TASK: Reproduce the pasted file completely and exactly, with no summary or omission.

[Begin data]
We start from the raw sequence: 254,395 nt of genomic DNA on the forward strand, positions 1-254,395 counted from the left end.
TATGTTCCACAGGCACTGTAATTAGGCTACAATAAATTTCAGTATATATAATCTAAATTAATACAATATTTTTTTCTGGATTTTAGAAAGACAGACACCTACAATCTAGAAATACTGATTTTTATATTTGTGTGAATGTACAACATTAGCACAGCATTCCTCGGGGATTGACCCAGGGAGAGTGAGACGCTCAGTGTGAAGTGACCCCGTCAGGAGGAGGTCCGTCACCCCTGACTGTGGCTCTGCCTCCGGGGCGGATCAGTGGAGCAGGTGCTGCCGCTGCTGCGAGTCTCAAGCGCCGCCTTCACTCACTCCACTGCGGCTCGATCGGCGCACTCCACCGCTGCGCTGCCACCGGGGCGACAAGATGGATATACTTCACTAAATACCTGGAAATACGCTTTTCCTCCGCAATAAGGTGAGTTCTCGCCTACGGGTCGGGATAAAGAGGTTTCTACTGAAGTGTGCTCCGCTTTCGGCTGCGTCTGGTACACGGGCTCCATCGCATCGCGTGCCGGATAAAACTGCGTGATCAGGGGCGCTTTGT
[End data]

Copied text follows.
We start from the raw sequence: 254,395 nt of genomic DNA on the forward strand, positions 1-254,395 counted from the left end.
TATGTTCCACAGGCACTGTAATTAGGCTACAATAAATTTCAGTATATATAATCTAAATTAATACAATATTTTTTTCTGGATTTTAGAAAGACAGACACCTACAATCTAGAAATACTGATTTTTATATTTGTGTGAATGTACAACATTAGCACAGCATTCCTCGGGGATTGACCCAGGGAGAGTGAGACGCTCAGTGTGAAGTGACCCCGTCAGGAGGAGGTCCGTCACCCCTGACTGTGGCTCTGCCTCCGGGGCGGATCAGTGGAGCAGGTGCTGCCGCTGCTGCGAGTCTCAAGCGCCGCCTTCACTCACTCCACTGCGGCTCGATCGGCGCACTCCACCGCTGCGCTGCCACCGGGGCGACAAGATGGATATACTTCACTAAATACCTGGAAATACGCTTTTCCTCCGCAATAAGGTGAGTTCTCGCCTACGGGTCGGGATAAAGAGGTTTCTACTGAAGTGTGCTCCGCTTTCGGCTGCGTCTGGTACACGGGCTCCATCGCATCGCGTGCCGGATAAAACTGCGTGATCAGGGGCGCTTTGT